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Challenge: Open Discussion

Real talk about being the parent of big kids

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My three kiddos are in their 20s. We’ve had quite a few convos over the past couple years about how things went down in their childhood. Now that they’re adults, they are assessing their feelings/emotions and rehashing their experiences as they find their way as independent grown-ups. Just like we did the further away we flew from our childhood nest.

Let me tell you, many of the conversations have been quite painful, and kinda feel like swallowing a box of nails. Recalling our mishaps as moms isn’t a feel-good exercise, especially since we tend to tuck our guilt way down into the abyss of our being for what seems like sinister safekeeping.

But finding our way as moms is a continual work in progress, which is why we need to remember the advice of Maya Angelou, “Do the best you can until you know better. Then when you know better, do better.”

We only know what we know at any given point along the mothering journey. For me, I was 23 yrs young when I had my first son. Um, 23? Who knows who they are at 23? Let alone how to parent, be a wife, or function as an adult while still working through the growing pains of independence? Not me.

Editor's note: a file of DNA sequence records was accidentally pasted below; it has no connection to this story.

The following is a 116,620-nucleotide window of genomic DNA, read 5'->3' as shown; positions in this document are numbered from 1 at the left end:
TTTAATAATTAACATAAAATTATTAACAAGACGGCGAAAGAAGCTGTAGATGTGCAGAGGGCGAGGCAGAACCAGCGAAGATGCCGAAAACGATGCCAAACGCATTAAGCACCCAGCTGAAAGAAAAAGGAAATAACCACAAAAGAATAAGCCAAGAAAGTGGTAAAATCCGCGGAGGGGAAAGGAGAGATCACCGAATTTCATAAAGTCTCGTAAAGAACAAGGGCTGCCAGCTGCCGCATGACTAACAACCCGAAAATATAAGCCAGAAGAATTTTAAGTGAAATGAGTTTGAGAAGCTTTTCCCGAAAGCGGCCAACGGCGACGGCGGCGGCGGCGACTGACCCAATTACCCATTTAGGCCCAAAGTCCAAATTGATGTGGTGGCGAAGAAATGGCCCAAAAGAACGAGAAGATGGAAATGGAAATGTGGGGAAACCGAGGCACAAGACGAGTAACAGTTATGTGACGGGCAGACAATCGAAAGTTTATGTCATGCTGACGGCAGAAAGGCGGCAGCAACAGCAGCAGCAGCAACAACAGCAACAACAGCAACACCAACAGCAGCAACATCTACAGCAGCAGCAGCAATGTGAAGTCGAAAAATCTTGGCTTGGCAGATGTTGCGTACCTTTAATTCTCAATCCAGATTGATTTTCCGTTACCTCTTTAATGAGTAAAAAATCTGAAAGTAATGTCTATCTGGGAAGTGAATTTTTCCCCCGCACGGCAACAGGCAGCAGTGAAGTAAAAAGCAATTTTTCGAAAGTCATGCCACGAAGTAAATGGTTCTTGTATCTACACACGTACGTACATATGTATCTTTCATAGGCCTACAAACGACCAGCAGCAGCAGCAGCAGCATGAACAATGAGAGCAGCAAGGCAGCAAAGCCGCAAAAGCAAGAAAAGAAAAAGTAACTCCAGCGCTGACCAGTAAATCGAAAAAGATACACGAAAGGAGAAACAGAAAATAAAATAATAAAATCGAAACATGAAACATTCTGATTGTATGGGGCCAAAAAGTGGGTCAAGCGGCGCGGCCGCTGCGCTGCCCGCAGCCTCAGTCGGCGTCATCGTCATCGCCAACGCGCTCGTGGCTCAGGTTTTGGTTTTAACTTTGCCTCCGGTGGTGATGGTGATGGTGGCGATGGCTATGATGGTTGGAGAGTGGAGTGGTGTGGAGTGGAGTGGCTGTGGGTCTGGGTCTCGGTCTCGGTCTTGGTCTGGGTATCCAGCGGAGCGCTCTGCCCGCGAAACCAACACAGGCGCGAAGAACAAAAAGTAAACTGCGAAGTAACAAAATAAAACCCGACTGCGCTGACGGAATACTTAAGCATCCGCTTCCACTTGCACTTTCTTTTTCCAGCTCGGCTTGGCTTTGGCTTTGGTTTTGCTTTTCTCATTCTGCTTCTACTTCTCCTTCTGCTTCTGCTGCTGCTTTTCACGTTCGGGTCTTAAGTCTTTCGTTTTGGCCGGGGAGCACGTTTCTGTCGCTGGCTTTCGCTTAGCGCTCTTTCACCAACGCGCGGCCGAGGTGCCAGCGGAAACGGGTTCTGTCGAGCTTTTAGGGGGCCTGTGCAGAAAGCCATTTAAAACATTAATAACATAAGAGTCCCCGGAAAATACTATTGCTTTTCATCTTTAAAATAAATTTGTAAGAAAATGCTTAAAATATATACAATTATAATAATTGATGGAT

I did my best as a child-mom to raise my three kids. Would I do things differently now that I have 28 yrs of experience and finally know who I am as a 51 yo? Hell yes. Maturity, healing, and spiritual awakening make for a fresh perspective on the meaning of life and existence.

But I didn’t know that stuff back in the day. I was still evolving and finding my way, still working through the pain of a traumatic childhood, still stuck in the constructs passed down by my parents, and still stuck in the limiting beliefs and stories I was believing.

I worked with what I knew at the time and did my best. So do you. You do what you know and hope it’s enough. And when you know better, you do better. That’s the spiritual journey. That’s how we become the best version of ourselves for our families and for others.

So, pass the pardons when you look in the mirror, mommas. Gulp down grace like it’s your job. Keep striving, keep learning, and keep believing in your worth along the way, Be proud of all that love you’re pouring on your kiddos, and be sure to save some for yourselves—love covers a multitude of mess.


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